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My problem is that I have a surface in world space (three 3D points) that I want to rotate so that the resulting normal of those three points will be the same as another plane's normal, while maintaining the original surface's 'triangular shape'.

If the "destination" plane has a normal of (0, 0, 1) and a point on that plane is (0, 0, 0), and the "source" points are [-0.5, -0.5, -0.5] [-0.5, -0.5, 0.5] [-0.5, 0.5, 0.5], what calculation must I make to rotate those points so that the surface normal becomes (0, 0, 1)?

I have tried simply 'projecting' the "source" points to the "destination" plane using the following method "projectPointToPlane":

public static Vector3f projectPointToPlane(Vector3f point, Vector3f planePoint, Vector3f planeNormal)
{
    float dot = EEngineUtils.getDotProduct(EEngineUtils.getProjectionVector(point, planePoint), planeNormal);
    return new Vector3f(point.getX()+planeNormal.getX()*-dot, point.getY()+planeNormal.getY()*-dot, point.getZ()+planeNormal.getZ()*-dot);
}

public static Vector3f getProjectionVector(Vector3f to, Vector3f from)
{
    return new Vector3f(to.getX()-from.getX(), to.getY()-from.getY(), to.getZ()-from.getZ());
}

public static float getDotProduct(Vector3f v1, Vector3f v2)
{
    return (v1.getX()*v2.getX())+(v1.getY()*v2.getY())+(v1.getZ()*v2.getZ());
}

However I did not get the results I was hoping for. For example, here are the source points:

Vector3f[-0.5, -0.5, -0.5] | Vector3f[-0.5, -0.5, 0.5] | Vector3f[-0.5, 0.5, 0.5]

here are the resulting points of the projection:

Vector3f[-0.5, -0.5, 0.0] | Vector3f[-0.5, -0.5, 0.0] | Vector3f[-0.5, 0.5, 0.0]

The first two resulting points are the same, which is not what I wanted. I wanted the shape of the resulting 'triangle' to be the same (in this case, a right-angled triangle). My assumption is that 'projection' isn't what I need and that what I really need is some kind of "rotation", however I'm not sure how to accomplish this.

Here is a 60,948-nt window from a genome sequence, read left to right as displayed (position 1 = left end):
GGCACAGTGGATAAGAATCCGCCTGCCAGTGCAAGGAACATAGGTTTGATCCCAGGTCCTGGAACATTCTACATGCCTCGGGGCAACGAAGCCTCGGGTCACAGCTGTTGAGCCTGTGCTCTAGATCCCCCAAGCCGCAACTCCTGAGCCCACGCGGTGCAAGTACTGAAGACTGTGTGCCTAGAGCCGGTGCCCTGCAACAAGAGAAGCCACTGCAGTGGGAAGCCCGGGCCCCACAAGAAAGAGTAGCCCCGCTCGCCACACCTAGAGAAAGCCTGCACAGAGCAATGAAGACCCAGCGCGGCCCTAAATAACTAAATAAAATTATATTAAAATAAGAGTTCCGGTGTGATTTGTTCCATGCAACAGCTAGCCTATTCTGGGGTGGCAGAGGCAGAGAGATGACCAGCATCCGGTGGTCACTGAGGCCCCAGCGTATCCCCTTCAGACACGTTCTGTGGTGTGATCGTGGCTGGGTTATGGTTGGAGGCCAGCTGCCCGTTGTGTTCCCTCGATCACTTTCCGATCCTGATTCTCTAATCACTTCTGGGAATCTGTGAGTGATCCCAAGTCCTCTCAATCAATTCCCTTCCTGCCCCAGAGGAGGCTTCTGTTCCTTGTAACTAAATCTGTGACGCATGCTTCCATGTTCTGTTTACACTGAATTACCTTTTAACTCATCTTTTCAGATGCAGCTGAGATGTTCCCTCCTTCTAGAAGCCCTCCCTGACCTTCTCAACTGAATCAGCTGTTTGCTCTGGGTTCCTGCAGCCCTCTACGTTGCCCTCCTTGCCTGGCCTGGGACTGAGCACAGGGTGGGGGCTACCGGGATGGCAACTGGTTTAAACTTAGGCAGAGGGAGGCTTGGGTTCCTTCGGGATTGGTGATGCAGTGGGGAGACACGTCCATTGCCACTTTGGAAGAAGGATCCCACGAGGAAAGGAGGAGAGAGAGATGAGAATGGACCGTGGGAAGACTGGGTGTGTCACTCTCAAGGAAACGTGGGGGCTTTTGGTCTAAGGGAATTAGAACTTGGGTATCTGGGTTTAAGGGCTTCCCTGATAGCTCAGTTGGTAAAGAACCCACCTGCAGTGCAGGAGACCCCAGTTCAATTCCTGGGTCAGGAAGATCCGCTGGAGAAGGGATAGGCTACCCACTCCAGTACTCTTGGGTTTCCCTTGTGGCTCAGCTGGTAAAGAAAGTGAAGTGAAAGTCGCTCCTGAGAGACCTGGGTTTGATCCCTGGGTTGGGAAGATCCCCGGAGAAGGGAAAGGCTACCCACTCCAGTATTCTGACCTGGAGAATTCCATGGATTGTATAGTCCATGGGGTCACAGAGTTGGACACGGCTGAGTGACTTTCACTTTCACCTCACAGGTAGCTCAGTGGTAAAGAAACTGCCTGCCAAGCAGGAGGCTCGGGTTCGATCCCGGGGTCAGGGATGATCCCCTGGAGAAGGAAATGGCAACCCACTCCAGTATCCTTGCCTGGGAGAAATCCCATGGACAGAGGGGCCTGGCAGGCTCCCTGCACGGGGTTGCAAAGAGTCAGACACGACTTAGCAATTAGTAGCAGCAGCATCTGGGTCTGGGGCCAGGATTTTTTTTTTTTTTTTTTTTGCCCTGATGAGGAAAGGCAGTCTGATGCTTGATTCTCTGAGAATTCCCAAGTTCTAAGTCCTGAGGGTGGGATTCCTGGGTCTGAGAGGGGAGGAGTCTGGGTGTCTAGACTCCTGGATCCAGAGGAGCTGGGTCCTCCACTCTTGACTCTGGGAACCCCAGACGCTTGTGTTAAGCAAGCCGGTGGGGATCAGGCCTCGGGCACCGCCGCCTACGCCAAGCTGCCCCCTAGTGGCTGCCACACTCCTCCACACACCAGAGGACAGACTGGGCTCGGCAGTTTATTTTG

I thought about finding the angle between the two surface normals and rotating the points by that angle, but I wouldn't know what 'axis' vector to use for the rotation. Any help would be appreciated. Please let me know if I'm being too vague.

Note I'm using the LWJGL API in Java.

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2 Answers 2

Use cross products. The current normal to your triangle is a cross product of vectors build on its vertexes (after normalization). The axis of rotation is a cross product of the normal to the plane (0,0,1) and the normal of the triangle. The sinus of the rotation angle is the length of the last cross-product (assumed that the normals are normalized, i.e. the normals are unit vectors).

In your case: Triangle A:[-.5,-.5,-.5] B:[-.5,-.5,.5] C:[-.5,.5,.5]

Vectors that forms this triangle

AB: [-.5,-.5,.5]-[-.5,-.5,-.5]=[0,0,1]

AC: [-.5,.5,.5]-[-.5,-.5,-.5]=[0,1,1]

Cross product: AB x AC =[-1,0,0], this is already normalized this is a normal to ABC triangle

Rotation axis: [-1,0,0] x [0,0,1]=[0,1,0]

Sinus of rotation angle is 1, i.e. angle is 90 degrees.

Cosinus of rotation angle is a scalar product of normal vectors [-1,0,0] . [0,0,1]=0, this also gives 90 degree.

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This is essentially a look-at operation, though with the added complication that neither of the normals are necessarily pointing down one of your axes.

So you could form two matrices, which would orient the two planes along a common axis, and then multiply one by the inverse of the other (and in this form, the inverse is just the transpose, so it would be trivial).

A look-at matrix is easy to calculate, using only a couple of cross-products and some normalisation.

(if your 'destination' plane is actually oriented such that its normal is an axis, just directly build the look-at matrix).

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